Employers ask you this question during a job interview to learn more about your motivation and level of passion for them in addition to any internal connections you may have within the organization.
One thing you should do is express your enthusiasm for and interest in the business. Mention how you routinely monitored their website or social media accounts to see if there were any job openings that suited your skill set if you have always wanted to work for them.
Sample Answer: “I’ve followed your page on LinkedIn for quite some time, and I sent in my application as soon as I saw the job opening posted there. Your collaborations with international tech giants have produced many mobile applications that inspired me to pursue a career in software development. I believe that I have the skills you’re looking for, including a knack for innovative solutions and quick decision-making skills, and joining your team is a great next move for my career.”
7. Why should we hire you? What sets you apart from other candidates?
Today, nearly every applicant's résumé includes strong academic credentials, a long list of extracurricular activities, and relevant work experience, making it more difficult to stand out throughout the hiring process.
Employers may find it difficult to choose from a strong candidate pool, therefore you must emphasize your distinctive qualities. Avoid giving general responses to this kind of interview question. Don't ramble; be direct and precise!
Sample Answer: “I read in the job description that you prefer a candidate who can oversee projects and that has extensive client management know-how. One piece of experience that sets me apart from other applicants would be my position as an account manager in a small startup. Our limited manpower enabled me to handle multiple accounts and face clients during meetings. As such, I believe I’d have a unique advantage in the role you’re offering and would go through the onboarding process faster and easier than others.”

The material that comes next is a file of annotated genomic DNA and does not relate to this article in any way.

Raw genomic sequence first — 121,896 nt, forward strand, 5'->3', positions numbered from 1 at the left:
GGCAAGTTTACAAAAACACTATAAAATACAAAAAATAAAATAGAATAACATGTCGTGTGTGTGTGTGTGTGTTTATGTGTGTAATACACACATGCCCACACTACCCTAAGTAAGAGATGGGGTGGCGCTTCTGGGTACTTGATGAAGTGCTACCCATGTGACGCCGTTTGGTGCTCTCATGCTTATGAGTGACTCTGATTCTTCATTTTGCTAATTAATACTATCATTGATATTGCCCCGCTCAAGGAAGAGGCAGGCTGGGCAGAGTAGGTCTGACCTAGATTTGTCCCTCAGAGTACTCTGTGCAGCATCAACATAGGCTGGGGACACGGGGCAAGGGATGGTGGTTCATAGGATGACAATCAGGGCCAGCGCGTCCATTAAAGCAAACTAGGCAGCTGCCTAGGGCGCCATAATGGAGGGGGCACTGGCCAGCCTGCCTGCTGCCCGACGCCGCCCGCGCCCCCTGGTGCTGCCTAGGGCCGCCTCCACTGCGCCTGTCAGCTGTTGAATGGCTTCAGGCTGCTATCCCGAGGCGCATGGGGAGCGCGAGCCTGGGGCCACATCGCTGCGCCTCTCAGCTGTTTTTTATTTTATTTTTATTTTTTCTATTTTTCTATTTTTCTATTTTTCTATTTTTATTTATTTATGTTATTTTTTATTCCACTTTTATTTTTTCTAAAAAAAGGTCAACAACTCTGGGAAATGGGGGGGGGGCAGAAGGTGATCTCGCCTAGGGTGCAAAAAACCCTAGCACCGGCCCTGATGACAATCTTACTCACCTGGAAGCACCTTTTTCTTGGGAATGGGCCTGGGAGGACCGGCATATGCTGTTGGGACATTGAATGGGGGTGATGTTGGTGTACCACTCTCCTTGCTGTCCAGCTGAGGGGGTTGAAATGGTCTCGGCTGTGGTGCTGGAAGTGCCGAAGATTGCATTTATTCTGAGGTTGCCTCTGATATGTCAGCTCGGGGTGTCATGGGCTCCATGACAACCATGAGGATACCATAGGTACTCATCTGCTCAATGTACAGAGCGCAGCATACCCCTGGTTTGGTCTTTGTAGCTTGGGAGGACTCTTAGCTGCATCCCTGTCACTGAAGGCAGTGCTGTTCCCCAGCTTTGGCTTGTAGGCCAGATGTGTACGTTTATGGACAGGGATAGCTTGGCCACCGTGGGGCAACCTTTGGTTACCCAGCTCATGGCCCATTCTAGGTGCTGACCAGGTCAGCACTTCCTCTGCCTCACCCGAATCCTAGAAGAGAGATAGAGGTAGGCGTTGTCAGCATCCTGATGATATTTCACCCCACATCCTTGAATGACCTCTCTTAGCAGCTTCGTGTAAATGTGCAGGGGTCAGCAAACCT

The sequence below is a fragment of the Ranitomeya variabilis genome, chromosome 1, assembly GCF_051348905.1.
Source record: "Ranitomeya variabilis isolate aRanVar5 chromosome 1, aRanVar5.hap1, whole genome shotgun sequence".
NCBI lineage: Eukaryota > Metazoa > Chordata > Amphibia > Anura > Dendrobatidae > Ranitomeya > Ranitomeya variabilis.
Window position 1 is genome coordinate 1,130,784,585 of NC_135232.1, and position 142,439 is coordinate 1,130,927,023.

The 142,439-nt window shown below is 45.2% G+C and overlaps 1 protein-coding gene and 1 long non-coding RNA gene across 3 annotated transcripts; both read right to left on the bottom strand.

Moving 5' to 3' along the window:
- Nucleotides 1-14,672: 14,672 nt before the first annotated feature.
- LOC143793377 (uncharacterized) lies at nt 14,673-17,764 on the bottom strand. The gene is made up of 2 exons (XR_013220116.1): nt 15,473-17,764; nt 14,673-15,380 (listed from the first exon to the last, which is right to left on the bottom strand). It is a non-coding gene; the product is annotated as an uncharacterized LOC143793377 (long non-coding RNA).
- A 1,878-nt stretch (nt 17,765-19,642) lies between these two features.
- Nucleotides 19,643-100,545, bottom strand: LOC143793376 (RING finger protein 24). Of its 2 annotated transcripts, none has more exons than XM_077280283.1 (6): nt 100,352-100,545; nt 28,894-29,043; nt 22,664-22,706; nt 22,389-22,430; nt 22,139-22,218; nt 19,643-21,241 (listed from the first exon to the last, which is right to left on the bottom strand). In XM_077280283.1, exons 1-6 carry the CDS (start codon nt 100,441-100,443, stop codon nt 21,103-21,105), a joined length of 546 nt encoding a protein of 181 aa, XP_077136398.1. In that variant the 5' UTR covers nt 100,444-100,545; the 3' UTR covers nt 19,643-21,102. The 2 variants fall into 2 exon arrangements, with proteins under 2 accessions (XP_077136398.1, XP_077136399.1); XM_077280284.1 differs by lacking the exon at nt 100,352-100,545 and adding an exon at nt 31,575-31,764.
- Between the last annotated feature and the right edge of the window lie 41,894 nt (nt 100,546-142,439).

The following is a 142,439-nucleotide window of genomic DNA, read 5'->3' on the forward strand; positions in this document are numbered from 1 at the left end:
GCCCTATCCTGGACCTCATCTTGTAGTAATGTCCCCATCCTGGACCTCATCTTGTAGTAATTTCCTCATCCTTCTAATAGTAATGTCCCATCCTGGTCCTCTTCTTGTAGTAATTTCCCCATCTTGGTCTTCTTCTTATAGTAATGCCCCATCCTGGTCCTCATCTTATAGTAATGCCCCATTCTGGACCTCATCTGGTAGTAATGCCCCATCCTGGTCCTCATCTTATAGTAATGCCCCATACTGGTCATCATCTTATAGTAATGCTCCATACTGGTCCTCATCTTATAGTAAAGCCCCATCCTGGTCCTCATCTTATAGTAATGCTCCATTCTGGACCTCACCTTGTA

8. Why do you want to work at this company?
You'll be questioned about your interest in joining their team at some point during the interview. Employers will learn more about your values and potential driving forces from your response to this job interview question.
A key opportunity to make a good impression will be lost if you give generic responses that apply to any organization. Instead, make use of the organization's mission, vision, and culture to match them with your own objectives and guiding principles.
Sample Answers: “I’ve been working in the commercial advertising industry for more than three years, and it’s been established that [insert company name here] is at the top of the game. I’m ready to work with the best in the business and hone my skills as an editorial photographer with a global company consistently ranked as one of the best places to work. I’m particularly excited that this role will allow me to work with various niches, such as fashion, lifestyle, and technology. My ultimate objective is to rise to a leadership position as an art director, and I know that this opportunity with you can make that goal a reality.